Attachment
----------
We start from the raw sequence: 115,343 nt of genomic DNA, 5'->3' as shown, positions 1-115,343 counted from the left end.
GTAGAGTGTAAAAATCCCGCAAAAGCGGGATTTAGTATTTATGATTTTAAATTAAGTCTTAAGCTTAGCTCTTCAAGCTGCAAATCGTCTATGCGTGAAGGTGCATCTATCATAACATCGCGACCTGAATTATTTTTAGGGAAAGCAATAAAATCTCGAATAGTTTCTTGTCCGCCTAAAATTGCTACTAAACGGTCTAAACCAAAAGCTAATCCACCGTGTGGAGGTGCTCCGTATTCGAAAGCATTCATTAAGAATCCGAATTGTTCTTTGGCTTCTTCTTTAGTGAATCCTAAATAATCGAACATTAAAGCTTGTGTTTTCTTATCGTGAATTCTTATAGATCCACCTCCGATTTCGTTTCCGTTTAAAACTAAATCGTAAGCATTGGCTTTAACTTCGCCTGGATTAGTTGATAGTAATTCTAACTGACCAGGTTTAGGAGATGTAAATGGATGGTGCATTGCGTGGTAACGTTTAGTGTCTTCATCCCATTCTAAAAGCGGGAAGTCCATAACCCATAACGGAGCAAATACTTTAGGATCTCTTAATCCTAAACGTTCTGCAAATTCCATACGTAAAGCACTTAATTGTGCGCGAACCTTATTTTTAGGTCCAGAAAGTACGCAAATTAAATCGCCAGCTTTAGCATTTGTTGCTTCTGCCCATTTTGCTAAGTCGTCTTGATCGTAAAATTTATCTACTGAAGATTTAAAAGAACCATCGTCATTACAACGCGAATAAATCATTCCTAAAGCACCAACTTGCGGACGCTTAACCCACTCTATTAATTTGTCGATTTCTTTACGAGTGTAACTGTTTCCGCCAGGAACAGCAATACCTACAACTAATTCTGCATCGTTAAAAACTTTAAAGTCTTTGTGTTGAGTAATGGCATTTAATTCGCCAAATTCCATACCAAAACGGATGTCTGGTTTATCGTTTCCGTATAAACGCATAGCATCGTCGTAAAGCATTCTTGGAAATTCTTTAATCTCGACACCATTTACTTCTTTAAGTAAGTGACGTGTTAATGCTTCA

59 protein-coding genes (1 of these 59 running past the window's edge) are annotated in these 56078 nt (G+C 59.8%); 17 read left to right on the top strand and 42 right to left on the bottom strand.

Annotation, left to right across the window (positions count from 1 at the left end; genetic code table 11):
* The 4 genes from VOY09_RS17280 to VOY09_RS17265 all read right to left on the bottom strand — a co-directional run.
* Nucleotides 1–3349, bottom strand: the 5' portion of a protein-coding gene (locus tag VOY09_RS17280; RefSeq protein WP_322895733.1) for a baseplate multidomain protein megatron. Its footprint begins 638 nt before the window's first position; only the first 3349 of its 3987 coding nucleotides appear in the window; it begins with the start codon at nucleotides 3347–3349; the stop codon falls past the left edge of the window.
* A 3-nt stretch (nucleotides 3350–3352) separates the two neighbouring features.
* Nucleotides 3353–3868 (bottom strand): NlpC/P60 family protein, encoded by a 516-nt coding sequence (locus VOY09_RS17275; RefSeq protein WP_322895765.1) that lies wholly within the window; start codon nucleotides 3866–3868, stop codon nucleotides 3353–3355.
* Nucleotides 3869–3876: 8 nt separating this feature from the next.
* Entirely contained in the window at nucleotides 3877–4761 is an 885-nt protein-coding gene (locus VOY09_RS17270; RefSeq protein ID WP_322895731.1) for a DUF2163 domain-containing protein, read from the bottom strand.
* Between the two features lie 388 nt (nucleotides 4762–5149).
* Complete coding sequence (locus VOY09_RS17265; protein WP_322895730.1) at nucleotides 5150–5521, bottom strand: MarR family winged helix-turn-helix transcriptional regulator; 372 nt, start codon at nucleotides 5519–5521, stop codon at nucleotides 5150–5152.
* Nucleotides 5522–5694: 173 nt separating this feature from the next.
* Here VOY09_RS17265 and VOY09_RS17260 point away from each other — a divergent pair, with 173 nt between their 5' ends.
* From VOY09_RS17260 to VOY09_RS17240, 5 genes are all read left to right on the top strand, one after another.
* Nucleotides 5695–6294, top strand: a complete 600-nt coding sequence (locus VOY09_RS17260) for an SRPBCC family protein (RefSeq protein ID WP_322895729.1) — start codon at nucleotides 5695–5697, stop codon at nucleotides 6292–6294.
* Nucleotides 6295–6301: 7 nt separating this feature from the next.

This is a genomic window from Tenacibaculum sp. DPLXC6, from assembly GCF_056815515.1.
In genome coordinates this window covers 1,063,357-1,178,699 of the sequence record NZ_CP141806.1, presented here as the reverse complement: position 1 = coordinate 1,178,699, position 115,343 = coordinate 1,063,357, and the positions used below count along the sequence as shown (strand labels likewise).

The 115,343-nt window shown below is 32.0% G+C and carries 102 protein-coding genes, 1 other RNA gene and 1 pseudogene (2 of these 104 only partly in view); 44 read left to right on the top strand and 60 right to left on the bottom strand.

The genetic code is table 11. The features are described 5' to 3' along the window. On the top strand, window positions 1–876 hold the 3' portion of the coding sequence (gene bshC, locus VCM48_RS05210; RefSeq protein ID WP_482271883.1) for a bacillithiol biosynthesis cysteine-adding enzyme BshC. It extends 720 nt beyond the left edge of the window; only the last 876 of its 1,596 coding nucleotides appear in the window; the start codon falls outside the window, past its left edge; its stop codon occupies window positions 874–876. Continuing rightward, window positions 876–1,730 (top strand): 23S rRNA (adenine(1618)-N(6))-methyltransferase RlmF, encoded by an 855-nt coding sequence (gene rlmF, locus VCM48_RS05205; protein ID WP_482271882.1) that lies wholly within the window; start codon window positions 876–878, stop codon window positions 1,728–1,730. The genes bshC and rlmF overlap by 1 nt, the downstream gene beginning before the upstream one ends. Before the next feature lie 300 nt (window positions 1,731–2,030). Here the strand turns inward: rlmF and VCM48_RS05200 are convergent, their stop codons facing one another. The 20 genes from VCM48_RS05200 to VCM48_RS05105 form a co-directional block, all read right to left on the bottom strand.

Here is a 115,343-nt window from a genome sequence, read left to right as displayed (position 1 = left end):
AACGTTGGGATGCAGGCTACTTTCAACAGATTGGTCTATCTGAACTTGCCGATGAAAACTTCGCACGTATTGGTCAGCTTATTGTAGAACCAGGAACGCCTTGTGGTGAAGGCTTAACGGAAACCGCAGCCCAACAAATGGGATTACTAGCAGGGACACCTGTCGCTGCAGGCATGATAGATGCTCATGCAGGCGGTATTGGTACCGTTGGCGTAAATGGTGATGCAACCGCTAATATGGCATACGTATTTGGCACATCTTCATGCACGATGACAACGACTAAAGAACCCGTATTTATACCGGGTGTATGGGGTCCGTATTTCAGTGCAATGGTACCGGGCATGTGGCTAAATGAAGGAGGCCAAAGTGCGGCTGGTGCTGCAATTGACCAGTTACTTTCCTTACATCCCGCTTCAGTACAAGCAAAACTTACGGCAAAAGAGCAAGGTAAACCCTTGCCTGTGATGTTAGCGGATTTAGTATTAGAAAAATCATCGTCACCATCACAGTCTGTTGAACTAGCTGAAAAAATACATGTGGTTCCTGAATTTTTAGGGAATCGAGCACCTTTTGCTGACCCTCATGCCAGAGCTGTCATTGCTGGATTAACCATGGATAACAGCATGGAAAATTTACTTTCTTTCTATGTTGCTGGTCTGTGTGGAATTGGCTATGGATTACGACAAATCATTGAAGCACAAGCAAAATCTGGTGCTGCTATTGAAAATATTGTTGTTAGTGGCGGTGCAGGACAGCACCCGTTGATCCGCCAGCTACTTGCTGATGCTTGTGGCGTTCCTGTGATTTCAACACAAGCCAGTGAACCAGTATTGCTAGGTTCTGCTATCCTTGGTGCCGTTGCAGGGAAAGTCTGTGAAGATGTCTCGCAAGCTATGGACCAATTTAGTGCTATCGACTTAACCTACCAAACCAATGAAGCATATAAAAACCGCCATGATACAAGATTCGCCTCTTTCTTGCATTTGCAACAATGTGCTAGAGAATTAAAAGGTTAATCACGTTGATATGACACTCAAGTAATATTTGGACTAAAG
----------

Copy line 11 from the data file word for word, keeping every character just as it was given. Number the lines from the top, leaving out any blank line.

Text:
* Between the two features lie 388 nt (nucleotides 4762–5149).